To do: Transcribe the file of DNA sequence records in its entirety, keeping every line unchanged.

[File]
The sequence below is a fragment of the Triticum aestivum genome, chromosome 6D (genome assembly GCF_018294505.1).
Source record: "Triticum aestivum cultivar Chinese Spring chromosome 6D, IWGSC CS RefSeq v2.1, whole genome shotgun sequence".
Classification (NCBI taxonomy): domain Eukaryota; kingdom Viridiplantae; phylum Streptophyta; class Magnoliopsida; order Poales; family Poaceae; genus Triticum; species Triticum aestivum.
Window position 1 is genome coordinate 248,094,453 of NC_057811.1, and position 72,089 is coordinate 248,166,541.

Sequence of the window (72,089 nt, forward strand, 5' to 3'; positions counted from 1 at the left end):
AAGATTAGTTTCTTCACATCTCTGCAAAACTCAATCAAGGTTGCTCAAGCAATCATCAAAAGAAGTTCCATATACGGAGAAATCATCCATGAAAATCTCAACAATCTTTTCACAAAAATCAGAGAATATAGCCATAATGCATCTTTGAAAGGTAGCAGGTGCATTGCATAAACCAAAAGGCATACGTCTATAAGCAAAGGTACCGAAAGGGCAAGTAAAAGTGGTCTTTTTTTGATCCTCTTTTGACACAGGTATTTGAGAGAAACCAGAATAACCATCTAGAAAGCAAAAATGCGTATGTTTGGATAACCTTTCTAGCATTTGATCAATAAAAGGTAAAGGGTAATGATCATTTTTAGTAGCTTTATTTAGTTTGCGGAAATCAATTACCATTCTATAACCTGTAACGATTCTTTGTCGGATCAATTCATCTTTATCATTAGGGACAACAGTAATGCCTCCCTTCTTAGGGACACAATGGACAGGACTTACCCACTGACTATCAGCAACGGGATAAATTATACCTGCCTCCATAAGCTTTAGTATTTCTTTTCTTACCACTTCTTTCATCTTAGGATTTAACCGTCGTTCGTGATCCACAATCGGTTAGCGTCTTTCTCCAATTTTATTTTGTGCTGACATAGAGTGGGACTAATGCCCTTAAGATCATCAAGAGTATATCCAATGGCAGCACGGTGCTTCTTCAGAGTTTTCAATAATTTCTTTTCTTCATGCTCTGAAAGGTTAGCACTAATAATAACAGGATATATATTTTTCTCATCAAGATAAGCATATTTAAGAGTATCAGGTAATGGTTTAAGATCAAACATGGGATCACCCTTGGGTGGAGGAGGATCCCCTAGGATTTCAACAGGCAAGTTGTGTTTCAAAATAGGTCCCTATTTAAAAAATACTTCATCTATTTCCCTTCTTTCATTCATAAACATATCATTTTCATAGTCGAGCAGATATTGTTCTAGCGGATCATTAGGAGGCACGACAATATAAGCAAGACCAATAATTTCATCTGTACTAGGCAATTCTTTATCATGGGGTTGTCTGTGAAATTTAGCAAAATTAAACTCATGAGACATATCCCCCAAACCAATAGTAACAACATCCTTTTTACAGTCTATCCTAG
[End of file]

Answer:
The sequence below is a fragment of the Triticum aestivum genome, chromosome 6D (genome assembly GCF_018294505.1).
Source record: "Triticum aestivum cultivar Chinese Spring chromosome 6D, IWGSC CS RefSeq v2.1, whole genome shotgun sequence".
Classification (NCBI taxonomy): domain Eukaryota; kingdom Viridiplantae; phylum Streptophyta; class Magnoliopsida; order Poales; family Poaceae; genus Triticum; species Triticum aestivum.
Window position 1 is genome coordinate 248,094,453 of NC_057811.1, and position 72,089 is coordinate 248,166,541.

Sequence of the window (72,089 nt, forward strand, 5' to 3'; positions counted from 1 at the left end):
AAGATTAGTTTCTTCACATCTCTGCAAAACTCAATCAAGGTTGCTCAAGCAATCATCAAAAGAAGTTCCATATACGGAGAAATCATCCATGAAAATCTCAACAATCTTTTCACAAAAATCAGAGAATATAGCCATAATGCATCTTTGAAAGGTAGCAGGTGCATTGCATAAACCAAAAGGCATACGTCTATAAGCAAAGGTACCGAAAGGGCAAGTAAAAGTGGTCTTTTTTTGATCCTCTTTTGACACAGGTATTTGAGAGAAACCAGAATAACCATCTAGAAAGCAAAAATGCGTATGTTTGGATAACCTTTCTAGCATTTGATCAATAAAAGGTAAAGGGTAATGATCATTTTTAGTAGCTTTATTTAGTTTGCGGAAATCAATTACCATTCTATAACCTGTAACGATTCTTTGTCGGATCAATTCATCTTTATCATTAGGGACAACAGTAATGCCTCCCTTCTTAGGGACACAATGGACAGGACTTACCCACTGACTATCAGCAACGGGATAAATTATACCTGCCTCCATAAGCTTTAGTATTTCTTTTCTTACCACTTCTTTCATCTTAGGATTTAACCGTCGTTCGTGATCCACAATCGGTTAGCGTCTTTCTCCAATTTTATTTTGTGCTGACATAGAGTGGGACTAATGCCCTTAAGATCATCAAGAGTATATCCAATGGCAGCACGGTGCTTCTTCAGAGTTTTCAATAATTTCTTTTCTTCATGCTCTGAAAGGTTAGCACTAATAATAACAGGATATATATTTTTCTCATCAAGATAAGCATATTTAAGAGTATCAGGTAATGGTTTAAGATCAAACATGGGATCACCCTTGGGTGGAGGAGGATCCCCTAGGATTTCAACAGGCAAGTTGTGTTTCAAAATAGGTCCCTATTTAAAAAATACTTCATCTATTTCCCTTCTTTCATTCATAAACATATCATTTTCATAGTCGAGCAGATATTGTTCTAGCGGATCATTAGGAGGCACGACAATATAAGCAAGACCAATAATTTCATCTGTACTAGGCAATTCTTTATCATGGGGTTGTCTGTGAAATTTAGCAAAATTAAACTCATGAGACATATCCCCCAAACCAATAGTAACAACATCCTTTTTACAGTCTATCCTAG